Then, on the horizon, we see rocks on the ground. A sign here that we can’t move further. An airstrike has partially destroyed the bridge ahead.
Like most major cities in Yemen, Al Mocha has witnessed its share of bombs since the violence here escalated in 2015. Formerly a prosperous trading centre exporting coffee and dates, the port of Al Mocha is now a strategic military point. This is due to its proximity to the Bab Al Mandab Strait – a critical thoroughfare for world trade, with up to 30 per cent of the world’s oil shipped through its waters.
Al Mocha was first taken by Ansar Allah, also known as the Houthis. Then, in 2017, it was taken over by the military coalition led by Saudi Arabia and the UAE. During the clashes, all sides indiscriminately bombed some of Al Mocha’s most vital infrastructure – strategic roads, bridges, power plants, health clinics, and schools.
I am traveling here as part of my work for the Norwegian Refugee Council (NRC). NRC provides humanitarian aid across the country. Our teams build solar water pumps and latrines, rebuild schools and support unpaid teachers, provide cash so families can buy food and pay their rent, and construct basic shelters to help some of the four million displaced people scattered across Yemen.
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These displaced communities and families are some of the most vulnerable and remote communities in the country. Many have been forced to flee by violence during the last six years, while others have fled more recently because of floods. We support people from the Muhamasheen community, a marginalised group in Yemen, as they return to areas close to the conflict frontlines. We also help students whose schools have been bombed.
My job is to let the rest of the world know what is happening here on the ground by telling stories like this one.
Driving through a minefield
On the way to one of our projects, at the Al-Yaqadha school on the city’s outskirts, we discover a minefield surrounding the road. Red and white painted stones indicate the safe route through. Above all, it is vital to avoid straying onto the red side.
This time, we are on a well-marked road, but sometimes things are not that clear. According to the United Nations, more than 263 landmines and unexploded ordnance incidents were reported between January and June 2021, across 49 different districts.
Under international law, conflict parties are prohibited from laying mines. They are also required to respect civilian infrastructure and avoid direct attacks on schools, hospitals, water systems, roads and bridges – taking precautions to minimise harm.
But little remains of the original Al-Yaqadha school except an enormous pile of rocks on the ground. An airstrike destroyed the building. Everything had to be rebuilt: classrooms, solar panels for electricity, and toilets.
Meanwhile, to get to our other “hard-to-reach” projects, we must find ways to get around these hurdles and some of the 50 frontlines in Yemen, which block many of the main roads.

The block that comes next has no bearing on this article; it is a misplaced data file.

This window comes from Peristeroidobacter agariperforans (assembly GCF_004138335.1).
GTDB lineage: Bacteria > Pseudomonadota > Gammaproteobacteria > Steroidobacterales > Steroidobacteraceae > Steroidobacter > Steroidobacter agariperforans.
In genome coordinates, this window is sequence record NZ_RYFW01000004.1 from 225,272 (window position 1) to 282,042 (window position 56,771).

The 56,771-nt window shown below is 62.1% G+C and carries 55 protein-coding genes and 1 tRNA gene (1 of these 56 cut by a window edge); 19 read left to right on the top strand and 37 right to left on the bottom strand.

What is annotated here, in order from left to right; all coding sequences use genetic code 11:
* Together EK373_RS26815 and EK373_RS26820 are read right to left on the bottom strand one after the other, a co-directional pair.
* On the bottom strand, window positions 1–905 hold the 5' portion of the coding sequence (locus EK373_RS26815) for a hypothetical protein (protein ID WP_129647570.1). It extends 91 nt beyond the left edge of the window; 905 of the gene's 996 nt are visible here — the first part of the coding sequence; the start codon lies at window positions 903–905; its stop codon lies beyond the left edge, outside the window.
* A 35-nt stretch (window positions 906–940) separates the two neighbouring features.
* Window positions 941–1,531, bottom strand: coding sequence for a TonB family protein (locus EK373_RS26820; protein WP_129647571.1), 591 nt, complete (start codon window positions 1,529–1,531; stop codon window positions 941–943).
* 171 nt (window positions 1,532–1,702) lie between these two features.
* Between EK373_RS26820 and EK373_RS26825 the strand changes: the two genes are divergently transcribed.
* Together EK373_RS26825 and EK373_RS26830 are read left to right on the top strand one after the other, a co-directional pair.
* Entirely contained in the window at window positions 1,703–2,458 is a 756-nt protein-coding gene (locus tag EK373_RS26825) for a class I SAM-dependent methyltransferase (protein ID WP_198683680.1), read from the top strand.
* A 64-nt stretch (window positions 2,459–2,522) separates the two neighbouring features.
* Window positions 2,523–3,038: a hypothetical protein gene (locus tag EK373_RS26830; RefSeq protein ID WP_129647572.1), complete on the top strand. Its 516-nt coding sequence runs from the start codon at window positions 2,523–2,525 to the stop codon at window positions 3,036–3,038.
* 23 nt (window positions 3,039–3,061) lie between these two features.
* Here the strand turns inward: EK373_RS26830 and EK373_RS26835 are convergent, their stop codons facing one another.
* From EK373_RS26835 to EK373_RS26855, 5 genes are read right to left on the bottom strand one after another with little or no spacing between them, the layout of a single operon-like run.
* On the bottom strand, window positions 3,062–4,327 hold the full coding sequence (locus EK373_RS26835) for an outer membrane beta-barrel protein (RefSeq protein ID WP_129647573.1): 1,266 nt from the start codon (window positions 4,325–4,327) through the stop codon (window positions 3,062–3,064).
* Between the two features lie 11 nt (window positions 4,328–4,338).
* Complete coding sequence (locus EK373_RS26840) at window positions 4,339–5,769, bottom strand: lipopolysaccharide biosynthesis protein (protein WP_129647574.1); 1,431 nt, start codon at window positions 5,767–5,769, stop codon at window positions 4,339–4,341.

A terrifying prospect
From Al Mocha to At-Thurba, from At-Thurba to Taiz: south-west Yemen is full of alternative routes through the mountains. These tend to be narrow, rocky and steep, and are mostly only accessible to 4x4s and trucks, or sometimes, donkey carts – all vying for the same space. A terrifying prospect, considering the number of narrow bends and blind turns on the roads.
After hours travelling through these mountains, we finally reach Al Selw, a few kilometres away from an active frontline. We have gone from a desert to a mountaintop, but the scenery looks similar. Houses, roads and schools are destroyed.
We visit one of the houses that our teams have rebuilt, then another one that was destroyed by an airstrike that killed nine members of the same family.
The chief of the district, who joins us for part of the trip, would like NRC to rebuild this house, and many others. But it’s not that simple – partly because access is difficult, but also because funding is difficult to obtain. It is hard to convince donors to rebuild a school or houses close to a frontline in the heart of a war, the outcome of which is uncertain.
We need rapid access
I only arrived in Yemen two months ago. This field visit was my first one. I am no expert on Yemen – there are many parts I haven’t visited. All I can write about is what I see, feel and hear.
According to my colleagues, access for humanitarian organisations has deteriorated steadily in Yemen over the last two years. This is because of fighting and shifting frontlines, destruction of roads and bridges, and the physical challenges of the terrain that I’ve already described. But it’s also because of bureaucratic obstacles and red tape imposed by authorities.
As humanitarians, we have movement restrictions imposed on us by the groups that control different parts of Yemen. We experience long delays in setting up our projects, and attempts to interfere in our programmes.
My humanitarian colleagues are already facing many access challenges daily. In a country where two thirds of the population now need some form of humanitarian assistance, it would be good to lighten their task.
We need rapid access to the field and the lifting of all obstacles so people can get the aid and assistance they need. All sides must agree a ceasefire and find lasting political solutions to guarantee peace in Yemen.
Meanwhile, we will continue despite the challenges, because for so many Yemenis, aid is a matter of survival.